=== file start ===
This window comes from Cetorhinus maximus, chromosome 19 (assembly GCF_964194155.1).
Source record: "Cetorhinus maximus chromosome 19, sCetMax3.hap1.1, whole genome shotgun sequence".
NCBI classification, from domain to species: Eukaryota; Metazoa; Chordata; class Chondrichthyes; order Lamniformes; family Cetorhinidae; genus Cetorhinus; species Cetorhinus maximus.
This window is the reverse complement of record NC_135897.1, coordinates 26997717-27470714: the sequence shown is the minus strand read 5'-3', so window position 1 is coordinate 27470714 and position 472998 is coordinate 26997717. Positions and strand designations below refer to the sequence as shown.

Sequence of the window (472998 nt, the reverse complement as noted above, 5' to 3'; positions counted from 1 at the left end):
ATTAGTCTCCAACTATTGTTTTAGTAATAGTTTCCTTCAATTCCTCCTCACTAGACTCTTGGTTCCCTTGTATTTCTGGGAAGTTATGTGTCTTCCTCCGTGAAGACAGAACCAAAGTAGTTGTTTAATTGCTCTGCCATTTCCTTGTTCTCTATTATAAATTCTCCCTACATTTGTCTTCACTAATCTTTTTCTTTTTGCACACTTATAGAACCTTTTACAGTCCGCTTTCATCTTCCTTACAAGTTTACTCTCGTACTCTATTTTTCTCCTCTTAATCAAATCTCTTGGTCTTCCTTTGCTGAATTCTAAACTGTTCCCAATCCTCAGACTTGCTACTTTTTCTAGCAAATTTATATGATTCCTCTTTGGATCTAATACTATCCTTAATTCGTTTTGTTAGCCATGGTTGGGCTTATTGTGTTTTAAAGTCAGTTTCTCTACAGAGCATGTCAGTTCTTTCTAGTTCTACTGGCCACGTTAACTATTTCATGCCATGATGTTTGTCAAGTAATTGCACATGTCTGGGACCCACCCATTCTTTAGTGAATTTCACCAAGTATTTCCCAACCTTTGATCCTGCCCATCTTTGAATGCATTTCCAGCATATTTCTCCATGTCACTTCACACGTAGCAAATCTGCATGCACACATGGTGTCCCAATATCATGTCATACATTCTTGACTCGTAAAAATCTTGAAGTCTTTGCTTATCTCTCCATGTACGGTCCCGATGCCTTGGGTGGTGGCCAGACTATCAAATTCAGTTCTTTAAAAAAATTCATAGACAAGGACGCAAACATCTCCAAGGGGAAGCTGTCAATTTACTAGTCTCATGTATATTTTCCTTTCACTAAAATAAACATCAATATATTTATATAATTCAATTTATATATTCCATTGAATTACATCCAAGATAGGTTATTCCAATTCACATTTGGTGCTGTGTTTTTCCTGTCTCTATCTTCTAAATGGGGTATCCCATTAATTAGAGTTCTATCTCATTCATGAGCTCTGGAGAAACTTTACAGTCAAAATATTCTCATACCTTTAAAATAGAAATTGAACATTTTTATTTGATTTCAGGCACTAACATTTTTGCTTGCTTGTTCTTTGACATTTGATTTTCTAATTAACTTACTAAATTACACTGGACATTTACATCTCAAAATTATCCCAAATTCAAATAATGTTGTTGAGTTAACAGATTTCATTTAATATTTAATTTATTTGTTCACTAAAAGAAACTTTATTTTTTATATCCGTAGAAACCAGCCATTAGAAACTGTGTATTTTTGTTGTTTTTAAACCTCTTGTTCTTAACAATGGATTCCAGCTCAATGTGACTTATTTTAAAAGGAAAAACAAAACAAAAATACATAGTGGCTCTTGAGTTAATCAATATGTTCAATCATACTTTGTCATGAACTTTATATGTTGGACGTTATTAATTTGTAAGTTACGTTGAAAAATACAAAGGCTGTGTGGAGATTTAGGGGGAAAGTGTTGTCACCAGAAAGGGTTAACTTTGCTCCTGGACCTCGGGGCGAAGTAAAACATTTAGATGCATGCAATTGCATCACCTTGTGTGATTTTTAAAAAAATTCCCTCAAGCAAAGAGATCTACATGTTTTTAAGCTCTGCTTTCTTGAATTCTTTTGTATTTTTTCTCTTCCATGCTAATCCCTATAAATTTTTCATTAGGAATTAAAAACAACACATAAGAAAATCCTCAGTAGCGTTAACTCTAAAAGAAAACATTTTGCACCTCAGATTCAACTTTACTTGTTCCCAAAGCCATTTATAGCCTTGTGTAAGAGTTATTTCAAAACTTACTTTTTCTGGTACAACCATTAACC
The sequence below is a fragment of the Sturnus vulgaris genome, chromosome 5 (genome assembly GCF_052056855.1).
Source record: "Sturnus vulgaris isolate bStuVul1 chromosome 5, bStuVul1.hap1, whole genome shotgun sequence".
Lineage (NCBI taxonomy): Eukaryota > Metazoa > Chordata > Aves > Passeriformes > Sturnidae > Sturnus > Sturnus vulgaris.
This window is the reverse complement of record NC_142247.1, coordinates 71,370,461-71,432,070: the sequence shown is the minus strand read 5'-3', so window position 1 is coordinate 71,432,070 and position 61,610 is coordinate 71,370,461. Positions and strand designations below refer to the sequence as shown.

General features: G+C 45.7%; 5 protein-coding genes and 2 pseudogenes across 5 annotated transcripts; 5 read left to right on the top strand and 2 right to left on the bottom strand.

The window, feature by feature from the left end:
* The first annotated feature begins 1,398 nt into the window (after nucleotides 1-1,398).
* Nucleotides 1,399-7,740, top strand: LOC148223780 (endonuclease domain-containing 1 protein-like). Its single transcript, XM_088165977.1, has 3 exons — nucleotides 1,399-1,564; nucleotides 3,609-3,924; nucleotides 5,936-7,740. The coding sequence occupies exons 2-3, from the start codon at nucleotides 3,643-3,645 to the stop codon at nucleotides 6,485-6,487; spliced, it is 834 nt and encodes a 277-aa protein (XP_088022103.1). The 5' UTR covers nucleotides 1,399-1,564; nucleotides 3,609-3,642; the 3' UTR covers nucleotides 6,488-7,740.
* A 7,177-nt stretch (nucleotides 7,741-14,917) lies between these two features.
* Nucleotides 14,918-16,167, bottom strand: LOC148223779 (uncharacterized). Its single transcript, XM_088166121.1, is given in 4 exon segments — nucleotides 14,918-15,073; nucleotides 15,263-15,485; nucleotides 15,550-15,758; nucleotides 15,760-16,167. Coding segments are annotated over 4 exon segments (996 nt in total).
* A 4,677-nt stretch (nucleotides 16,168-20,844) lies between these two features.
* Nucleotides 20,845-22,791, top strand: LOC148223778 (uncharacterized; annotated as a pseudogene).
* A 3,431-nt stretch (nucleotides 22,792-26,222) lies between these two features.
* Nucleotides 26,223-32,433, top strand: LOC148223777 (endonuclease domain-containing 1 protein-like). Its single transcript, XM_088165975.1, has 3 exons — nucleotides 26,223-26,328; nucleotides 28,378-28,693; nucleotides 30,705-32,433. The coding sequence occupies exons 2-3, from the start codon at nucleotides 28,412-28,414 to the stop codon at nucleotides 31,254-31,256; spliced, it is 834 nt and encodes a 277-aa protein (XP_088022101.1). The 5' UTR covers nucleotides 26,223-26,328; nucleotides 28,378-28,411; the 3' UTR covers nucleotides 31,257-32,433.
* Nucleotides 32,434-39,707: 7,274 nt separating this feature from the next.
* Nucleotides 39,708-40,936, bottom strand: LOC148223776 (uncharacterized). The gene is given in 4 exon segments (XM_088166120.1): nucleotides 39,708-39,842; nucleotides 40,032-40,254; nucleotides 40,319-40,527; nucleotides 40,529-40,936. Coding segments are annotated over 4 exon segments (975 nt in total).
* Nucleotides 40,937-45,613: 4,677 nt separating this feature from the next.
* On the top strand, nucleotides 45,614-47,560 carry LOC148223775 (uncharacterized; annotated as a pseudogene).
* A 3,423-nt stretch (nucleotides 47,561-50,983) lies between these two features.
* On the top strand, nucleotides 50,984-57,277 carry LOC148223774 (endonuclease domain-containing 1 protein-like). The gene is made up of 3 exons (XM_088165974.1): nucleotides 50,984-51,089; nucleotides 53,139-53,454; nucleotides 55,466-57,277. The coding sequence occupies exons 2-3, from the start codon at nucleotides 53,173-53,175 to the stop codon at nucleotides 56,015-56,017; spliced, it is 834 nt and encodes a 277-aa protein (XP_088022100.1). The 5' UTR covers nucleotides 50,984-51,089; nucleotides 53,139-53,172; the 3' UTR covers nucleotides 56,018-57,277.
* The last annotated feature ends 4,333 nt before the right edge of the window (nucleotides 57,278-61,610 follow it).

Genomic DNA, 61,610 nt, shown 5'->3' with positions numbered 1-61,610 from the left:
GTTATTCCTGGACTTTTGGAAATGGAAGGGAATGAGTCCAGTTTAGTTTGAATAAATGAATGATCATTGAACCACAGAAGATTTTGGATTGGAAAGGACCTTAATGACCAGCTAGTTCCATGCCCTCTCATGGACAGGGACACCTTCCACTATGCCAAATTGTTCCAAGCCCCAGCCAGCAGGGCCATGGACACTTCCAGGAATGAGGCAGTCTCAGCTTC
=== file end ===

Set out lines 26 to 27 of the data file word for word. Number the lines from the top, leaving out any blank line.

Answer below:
* On the top strand, nucleotides 50,984-57,277 carry LOC148223774 (endonuclease domain-containing 1 protein-like). The gene is made up of 3 exons (XM_088165974.1): nucleotides 50,984-51,089; nucleotides 53,139-53,454; nucleotides 55,466-57,277. The coding sequence occupies exons 2-3, from the start codon at nucleotides 53,173-53,175 to the stop codon at nucleotides 56,015-56,017; spliced, it is 834 nt and encodes a 277-aa protein (XP_088022100.1). The 5' UTR covers nucleotides 50,984-51,089; nucleotides 53,139-53,172; the 3' UTR covers nucleotides 56,018-57,277.
* The last annotated feature ends 4,333 nt before the right edge of the window (nucleotides 57,278-61,610 follow it).